This unit introduces students to the concept of slavery in America and puts a human face on this tragic period in American history. In doing so, the students will be reading one short story and two books; two nonfiction and one fiction. Each of these stories deals with the experience of individual slaves and their struggle under the bonds of slavery. In reading about individual characters, I hope to help my students understand what a horrific ordeal these slaves must have undergone. I feel that focusing in depth on individual slaves’ stories may make the concept of slavery more readily understandable to them. Furthermore, I want my students to explore how these individuals coped and endured in the face of enslavement.
This curriculum unit has been developed for sixth graders, although it can be adapted and modified for upper elementary grades and high school use. I am a sixth grade reading and language arts teacher at the Fair Haven Middle School in New Haven, Connecticut. I teach in an inclusion classroom and therefore my students have a wide range of reading and writing abilities. My school’s population is sixty-five percent Hispanic, thirty percent African American and five percent Other. Our school population is diverse racially, ethnically and economically. The majority of our students are eager to learn and delve into new topics. My job as their teacher is to provide them with background information and to lead them on their journey of discovery into topics that are difficult to comprehend.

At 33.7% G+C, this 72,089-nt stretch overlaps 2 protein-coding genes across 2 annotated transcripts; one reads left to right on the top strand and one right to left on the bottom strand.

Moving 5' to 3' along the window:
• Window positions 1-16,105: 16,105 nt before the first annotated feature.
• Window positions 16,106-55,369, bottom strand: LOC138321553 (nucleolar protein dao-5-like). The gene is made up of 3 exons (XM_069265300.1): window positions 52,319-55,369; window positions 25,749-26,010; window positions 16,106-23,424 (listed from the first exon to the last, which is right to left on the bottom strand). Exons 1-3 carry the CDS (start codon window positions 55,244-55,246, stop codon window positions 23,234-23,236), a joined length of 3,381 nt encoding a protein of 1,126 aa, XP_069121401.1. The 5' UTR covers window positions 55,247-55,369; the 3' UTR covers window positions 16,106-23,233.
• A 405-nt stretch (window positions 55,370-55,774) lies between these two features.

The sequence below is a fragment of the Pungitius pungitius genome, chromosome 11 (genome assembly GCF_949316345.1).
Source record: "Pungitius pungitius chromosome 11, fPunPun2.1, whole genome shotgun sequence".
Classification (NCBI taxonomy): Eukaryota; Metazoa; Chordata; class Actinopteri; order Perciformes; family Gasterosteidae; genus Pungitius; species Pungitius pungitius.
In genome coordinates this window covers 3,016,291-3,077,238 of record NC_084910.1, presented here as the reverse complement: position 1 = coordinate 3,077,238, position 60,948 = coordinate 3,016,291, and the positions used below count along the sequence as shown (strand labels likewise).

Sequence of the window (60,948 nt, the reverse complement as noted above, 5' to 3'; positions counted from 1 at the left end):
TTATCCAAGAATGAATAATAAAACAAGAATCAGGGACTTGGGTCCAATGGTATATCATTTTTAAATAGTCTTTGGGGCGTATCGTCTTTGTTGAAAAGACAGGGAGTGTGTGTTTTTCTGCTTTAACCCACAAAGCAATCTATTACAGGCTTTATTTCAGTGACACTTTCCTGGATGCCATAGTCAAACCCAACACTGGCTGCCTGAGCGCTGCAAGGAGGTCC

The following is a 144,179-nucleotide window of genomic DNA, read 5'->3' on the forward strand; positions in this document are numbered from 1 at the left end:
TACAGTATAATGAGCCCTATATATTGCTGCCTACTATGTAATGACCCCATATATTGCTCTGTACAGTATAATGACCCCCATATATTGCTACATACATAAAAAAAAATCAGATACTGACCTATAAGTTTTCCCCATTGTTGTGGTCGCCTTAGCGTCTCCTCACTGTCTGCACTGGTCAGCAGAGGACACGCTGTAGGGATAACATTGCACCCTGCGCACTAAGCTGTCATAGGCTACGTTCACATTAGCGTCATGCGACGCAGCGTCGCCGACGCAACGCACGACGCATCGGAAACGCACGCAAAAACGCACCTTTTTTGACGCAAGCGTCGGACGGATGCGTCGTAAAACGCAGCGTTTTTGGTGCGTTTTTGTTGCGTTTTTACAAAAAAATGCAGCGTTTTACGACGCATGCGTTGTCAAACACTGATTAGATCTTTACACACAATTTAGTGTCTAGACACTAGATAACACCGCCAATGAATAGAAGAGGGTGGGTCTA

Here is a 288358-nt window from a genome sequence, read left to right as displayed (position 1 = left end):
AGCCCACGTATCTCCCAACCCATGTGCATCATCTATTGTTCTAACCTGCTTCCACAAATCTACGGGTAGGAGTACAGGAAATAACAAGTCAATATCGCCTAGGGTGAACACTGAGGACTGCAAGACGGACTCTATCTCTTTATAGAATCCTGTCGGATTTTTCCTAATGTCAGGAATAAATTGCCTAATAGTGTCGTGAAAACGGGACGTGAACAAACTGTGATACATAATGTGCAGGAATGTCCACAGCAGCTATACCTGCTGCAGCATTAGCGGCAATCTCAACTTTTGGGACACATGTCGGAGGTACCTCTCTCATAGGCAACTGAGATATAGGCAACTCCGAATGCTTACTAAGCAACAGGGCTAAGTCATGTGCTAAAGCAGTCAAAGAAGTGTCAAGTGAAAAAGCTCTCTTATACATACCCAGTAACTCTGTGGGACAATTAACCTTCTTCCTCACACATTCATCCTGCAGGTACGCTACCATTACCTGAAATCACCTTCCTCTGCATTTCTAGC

The idea for this unit grew out of discussions I had with my class as we read an excerpt from their sixth grade McDougal-Littel literature series. The assigned reading was a story entitled “Abd al-Rahman Ibrahima” from “Now is Your Time!” by Walter Dean Myers. The story concerns a West African prince of the Fula tribe. As a young man of twenty-one, Ibrahima was sold into slavery by the Mandingo tribe for firearms. He was then brought to the Colonies and sold at auction. Many times throughout this reading my students asked me: “Why didn’t he just run away?” “Why doesn’t he tell someone he is an African prince and they’ll let him go home?” “Why don’t the slaves fight the slave owners and go back to Africa?” This story had clearly engaged their curiosity and I used this to further help them understand the institution of slavery in America. It was a rewarding unit for the class and myself.
The activities in this unit are built around the sixth grade New Haven Language Arts and Social Studies Standards. Lesson plans in this unit are relevant to the sixth grade standards and will include activities such as reading for information and enjoyment, identifying and defining new vocabulary, interpreting what is read and comparing and contrasting books. A wide variety of reading resources will be explored. These include; fiction and nonfiction selections, a play, and first-hand historical documents. Writing will also be an integral part of this curriculum unit as students will be asked to write a journal selection and a persuasive essay. Part of the sixth grade Social Studies Standards includes the examination of how and why free Africans were captured and brought to America, the growth of slavery in the Colonies and the importance of slavery for the Southern Plantation. All of these issues will be explored in this unit. The accompanying lesson plans will encompass these standards and will serve to increase literacy skills for all students. I foresee this unit on the human struggle of slavery to take eight to ten weeks.